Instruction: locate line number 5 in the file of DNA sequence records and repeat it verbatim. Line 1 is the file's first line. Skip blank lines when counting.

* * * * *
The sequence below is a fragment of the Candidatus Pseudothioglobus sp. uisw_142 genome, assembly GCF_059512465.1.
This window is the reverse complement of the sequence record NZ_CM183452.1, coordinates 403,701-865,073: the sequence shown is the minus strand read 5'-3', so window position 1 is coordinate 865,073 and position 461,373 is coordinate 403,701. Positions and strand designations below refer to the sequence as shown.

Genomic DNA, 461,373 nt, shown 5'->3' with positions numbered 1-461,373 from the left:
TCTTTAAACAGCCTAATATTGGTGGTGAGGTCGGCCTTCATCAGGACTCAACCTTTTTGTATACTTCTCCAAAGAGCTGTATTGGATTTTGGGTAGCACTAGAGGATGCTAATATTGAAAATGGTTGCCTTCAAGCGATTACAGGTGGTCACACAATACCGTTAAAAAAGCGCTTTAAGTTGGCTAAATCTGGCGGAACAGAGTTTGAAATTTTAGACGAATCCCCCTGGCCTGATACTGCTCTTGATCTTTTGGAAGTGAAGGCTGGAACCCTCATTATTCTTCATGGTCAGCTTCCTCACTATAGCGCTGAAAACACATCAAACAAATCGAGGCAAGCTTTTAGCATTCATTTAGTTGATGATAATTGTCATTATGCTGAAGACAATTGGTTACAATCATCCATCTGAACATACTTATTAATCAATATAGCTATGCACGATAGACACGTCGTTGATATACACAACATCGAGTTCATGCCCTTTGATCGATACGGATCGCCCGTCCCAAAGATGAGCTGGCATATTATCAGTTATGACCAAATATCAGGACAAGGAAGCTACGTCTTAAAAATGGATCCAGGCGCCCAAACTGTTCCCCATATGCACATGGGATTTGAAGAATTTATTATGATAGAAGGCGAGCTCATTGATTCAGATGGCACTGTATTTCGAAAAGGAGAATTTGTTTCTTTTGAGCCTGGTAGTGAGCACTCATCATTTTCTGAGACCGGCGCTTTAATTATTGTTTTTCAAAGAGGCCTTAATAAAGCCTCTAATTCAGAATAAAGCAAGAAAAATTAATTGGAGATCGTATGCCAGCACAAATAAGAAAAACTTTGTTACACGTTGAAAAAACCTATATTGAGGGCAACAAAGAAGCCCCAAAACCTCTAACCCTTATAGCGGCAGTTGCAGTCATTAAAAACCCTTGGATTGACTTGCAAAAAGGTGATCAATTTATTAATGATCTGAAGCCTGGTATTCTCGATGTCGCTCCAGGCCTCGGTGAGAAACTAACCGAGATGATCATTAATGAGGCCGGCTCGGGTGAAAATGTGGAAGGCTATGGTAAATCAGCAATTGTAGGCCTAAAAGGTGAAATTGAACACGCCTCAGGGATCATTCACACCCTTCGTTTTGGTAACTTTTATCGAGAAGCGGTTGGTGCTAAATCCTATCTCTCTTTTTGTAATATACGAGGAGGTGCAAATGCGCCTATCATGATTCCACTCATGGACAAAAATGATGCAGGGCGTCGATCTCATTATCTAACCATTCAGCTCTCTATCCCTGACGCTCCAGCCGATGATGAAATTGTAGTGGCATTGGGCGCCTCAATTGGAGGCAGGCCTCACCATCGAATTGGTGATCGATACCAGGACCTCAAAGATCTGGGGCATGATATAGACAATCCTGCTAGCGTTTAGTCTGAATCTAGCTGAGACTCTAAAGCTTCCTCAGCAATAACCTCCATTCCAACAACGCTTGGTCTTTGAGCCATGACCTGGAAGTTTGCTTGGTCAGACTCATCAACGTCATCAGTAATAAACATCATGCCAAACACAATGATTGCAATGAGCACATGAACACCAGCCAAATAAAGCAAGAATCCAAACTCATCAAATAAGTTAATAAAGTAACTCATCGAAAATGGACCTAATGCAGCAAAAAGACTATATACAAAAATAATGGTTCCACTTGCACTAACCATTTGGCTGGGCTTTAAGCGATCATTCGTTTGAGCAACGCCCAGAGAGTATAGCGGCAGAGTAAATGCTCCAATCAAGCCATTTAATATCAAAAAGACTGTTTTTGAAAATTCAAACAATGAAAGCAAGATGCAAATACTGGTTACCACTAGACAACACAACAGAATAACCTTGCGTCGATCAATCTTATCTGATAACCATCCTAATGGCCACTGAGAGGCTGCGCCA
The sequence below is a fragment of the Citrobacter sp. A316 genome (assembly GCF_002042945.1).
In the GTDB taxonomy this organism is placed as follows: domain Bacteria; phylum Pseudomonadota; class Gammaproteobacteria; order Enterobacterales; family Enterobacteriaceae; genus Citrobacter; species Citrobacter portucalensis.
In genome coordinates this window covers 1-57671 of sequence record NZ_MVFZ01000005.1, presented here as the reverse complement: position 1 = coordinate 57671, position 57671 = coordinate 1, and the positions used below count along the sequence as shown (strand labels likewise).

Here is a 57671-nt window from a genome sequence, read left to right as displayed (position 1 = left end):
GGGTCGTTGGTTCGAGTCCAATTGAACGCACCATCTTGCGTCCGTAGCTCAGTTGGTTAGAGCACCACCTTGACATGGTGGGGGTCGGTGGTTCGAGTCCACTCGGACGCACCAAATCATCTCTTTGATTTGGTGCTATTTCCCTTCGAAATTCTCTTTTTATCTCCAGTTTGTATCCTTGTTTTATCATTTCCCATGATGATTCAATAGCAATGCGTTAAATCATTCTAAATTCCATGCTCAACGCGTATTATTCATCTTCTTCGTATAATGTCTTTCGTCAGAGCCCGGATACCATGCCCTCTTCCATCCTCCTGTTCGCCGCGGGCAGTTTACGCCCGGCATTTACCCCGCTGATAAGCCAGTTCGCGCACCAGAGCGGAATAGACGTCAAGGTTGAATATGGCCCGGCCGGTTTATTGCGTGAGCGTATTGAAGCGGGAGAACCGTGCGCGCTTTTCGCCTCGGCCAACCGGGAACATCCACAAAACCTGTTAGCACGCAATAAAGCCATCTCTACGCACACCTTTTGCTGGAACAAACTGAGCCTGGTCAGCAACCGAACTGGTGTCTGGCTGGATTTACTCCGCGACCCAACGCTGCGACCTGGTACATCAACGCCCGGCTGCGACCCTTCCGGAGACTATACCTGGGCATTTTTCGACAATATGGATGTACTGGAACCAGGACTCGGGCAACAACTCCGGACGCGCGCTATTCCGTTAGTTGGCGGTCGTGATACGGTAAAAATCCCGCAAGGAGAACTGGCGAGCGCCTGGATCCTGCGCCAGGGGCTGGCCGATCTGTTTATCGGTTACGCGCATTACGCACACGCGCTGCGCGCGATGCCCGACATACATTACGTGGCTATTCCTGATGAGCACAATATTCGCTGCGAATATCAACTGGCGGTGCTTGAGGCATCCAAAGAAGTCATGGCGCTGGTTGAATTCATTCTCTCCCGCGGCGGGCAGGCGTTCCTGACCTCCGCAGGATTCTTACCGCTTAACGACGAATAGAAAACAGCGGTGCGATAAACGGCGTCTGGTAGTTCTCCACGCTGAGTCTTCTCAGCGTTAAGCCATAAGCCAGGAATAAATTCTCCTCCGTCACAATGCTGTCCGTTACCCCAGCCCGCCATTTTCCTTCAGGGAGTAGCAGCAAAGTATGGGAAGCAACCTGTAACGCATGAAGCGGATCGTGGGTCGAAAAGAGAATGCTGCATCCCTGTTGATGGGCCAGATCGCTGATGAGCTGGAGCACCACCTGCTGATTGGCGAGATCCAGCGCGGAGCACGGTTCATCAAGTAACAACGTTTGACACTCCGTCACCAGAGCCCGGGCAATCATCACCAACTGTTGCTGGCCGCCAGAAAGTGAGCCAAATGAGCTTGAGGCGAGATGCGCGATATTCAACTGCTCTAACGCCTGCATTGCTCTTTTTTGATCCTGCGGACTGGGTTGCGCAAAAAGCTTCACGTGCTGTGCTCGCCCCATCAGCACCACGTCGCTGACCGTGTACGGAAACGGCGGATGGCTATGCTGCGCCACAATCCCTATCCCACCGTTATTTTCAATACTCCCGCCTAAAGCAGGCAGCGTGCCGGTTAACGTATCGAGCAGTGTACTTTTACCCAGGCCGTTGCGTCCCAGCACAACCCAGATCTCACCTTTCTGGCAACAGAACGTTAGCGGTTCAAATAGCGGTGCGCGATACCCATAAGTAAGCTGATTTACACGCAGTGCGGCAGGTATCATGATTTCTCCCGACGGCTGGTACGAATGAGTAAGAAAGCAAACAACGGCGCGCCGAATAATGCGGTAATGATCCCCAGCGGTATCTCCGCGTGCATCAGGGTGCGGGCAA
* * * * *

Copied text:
The sequence below is a fragment of the Citrobacter sp. A316 genome (assembly GCF_002042945.1).